Editors’ Vox is a blog from AGU’s Publications Department.

The quality and quantity of springs around the world have been declining over recent decades, largely due to human activities and climate change. A new book in AGU’s Geophysical Monograph Series, Threats to Springs in a Changing World: Science and Policies for Protection, presents a range of international studies illustrating the causes of spring degradation, as well as efforts to preserve, protect, and restore them. We asked the book’s editors why springs are valued and valuable, and about strategies being used to safeguard springs both now and for the future.

In simple terms, what are springs and where are they found?

Yinderitu, the largest salt lake in the Badain Jaran Desert in Inner Mongolia, has over 100 spring holes pouring out water. Credit: Schwendi13 (CC BY-SA 3.0)

Springs are special places where underground water flows naturally to the land surface. They occur all over the world and often sustain the headwaters of streams, and wetlands within low-lying areas of the landscape. Spring commonly occur in places where caves and fractures have formed in carbonate rocks such as limestone, above structures such as faults, or at contact zones between different rock types. Such geological features create pathways for groundwater to reach the surface.

How are springs and spring water used and what value do they hold for humanity?

Spring pool providing habitat for threatened turtle species in the Great Artesian Basin, Australia. Credit: Matthew J. Currell

Springs have provided reliable water for human societies and ecosystems since long before written records began. They have played critical roles in the world’s Indigenous cultures since time immemorial (over thousands of years), serving as reliable water sources, places of healing, and sites of ceremony and religious significance. The importance of springs is recorded in songs, artworks and stories preserved and passed down to the present.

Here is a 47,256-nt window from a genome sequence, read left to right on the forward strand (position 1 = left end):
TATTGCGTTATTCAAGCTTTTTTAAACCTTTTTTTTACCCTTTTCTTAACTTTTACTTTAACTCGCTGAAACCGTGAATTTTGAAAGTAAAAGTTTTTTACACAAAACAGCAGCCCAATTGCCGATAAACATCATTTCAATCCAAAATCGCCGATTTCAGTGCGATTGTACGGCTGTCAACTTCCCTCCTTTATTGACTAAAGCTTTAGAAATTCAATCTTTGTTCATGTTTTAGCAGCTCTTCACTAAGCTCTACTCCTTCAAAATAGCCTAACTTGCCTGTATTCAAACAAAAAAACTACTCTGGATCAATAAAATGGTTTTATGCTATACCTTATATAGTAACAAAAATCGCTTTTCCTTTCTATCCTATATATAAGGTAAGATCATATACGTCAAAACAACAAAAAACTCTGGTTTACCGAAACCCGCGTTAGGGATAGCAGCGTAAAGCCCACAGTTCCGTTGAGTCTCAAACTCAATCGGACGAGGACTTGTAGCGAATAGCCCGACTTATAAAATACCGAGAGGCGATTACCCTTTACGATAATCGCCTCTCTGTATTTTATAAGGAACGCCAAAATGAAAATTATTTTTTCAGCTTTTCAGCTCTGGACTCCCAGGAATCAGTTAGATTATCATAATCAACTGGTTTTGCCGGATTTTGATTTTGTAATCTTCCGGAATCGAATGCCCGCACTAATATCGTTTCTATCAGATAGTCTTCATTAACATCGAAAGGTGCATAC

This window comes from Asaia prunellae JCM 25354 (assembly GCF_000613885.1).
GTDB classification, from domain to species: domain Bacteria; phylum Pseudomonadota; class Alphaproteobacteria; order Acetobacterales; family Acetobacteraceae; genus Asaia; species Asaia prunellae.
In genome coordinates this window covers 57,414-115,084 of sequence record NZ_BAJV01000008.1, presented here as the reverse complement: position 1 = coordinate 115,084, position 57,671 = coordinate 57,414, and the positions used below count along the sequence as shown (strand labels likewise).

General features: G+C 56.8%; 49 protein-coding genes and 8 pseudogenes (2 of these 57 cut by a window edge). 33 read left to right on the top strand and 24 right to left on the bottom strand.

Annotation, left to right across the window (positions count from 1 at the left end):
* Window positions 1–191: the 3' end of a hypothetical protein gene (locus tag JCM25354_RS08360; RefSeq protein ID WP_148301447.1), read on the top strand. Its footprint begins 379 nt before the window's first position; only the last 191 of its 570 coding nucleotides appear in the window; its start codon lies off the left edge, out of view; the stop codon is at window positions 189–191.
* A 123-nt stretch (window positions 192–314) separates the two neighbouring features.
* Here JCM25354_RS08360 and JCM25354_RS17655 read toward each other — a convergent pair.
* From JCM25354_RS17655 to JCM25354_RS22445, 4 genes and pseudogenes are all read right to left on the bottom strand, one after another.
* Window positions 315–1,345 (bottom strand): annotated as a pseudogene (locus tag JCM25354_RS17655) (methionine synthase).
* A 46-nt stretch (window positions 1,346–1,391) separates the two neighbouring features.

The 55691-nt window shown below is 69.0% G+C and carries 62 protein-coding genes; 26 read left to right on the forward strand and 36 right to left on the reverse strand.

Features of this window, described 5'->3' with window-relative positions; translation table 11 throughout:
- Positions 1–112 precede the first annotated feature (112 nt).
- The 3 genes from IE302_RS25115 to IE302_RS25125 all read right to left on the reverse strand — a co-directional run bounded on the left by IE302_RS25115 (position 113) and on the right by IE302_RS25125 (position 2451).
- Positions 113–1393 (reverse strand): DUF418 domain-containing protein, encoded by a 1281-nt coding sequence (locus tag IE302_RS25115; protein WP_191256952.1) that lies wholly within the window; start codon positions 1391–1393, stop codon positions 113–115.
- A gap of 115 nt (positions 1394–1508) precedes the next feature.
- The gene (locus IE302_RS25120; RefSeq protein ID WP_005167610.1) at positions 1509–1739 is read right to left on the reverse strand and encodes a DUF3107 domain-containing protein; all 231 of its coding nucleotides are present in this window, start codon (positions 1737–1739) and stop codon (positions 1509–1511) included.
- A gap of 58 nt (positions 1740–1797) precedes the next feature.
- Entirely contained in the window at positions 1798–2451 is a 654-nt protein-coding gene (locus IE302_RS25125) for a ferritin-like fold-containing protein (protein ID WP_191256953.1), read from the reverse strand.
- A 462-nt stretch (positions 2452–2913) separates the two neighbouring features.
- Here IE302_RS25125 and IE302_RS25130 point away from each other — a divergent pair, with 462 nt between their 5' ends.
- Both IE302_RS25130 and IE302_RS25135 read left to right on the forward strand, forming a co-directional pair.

Spring waters – including mineral waters – are used for drinking, bathing, and growing food all over the world, and many cities in dry parts of the world rely on water from springs to supply the populace. Springs also sustain rare species of plants and animals that often occur nowhere else on earth.

What type of threats are currently impacting springs?

The biggest threats to springs are the over-extraction of groundwater from wells, and the release of pollutants above and below the land.

The Doongmabulla Springs in central Queensland, which are central to Wangan and Jagalingou culture and face ongoing threats. Credit: Matthew J. Currell

Over-pumping of groundwater mostly occurs to supply irrigation water, but also for mining, oil and gas extraction.

Major pollutants that damage springs include nutrients like nitrogen, and other chemicals used in intensive agriculture.

Hydrocarbons, heavy metals, pesticides, and ‘emerging’ contaminants (such as pharmaceuticals) also contaminate groundwater in many areas, and this ultimately threatens the springs that these groundwaters sustain.

It’s also important to mention climate change, which can impact the timing and amounts of water flowing to springs and increase the demands to pump groundwater at higher rates.

Why is it critical for us to implement change now?

Springs and their unique waters and ecosystems are extremely vulnerable to degradation, through over-extraction and pollution of groundwater.

Once the water from springs stop flowing or become polluted and the unique spring ecosystem damaged, it can be very difficult or impossible to restore them. This is not widely understood or acknowledged by many people, so wider awareness of the value of springs and threats to them is critically important.

The water flowing through aquifers moves slowly and may take hundreds or thousands of years to reach a spring. Therefore, polluting, or depleting groundwater now can have long-lasting impacts and ‘lock in’ extensive damage to springs that will be felt by future generations.

What strategies and policies are being used to safeguard springs and ensure they are here in the future?

Community organizations, Indigenous peoples, concerned scientists and pro-active governments are taking actions to protect springs and ensure they and their values are not lost to future generations.

Spring conservation groups are collecting data on pollution and water use by intensive industries and highlighting the threats these pose to springs.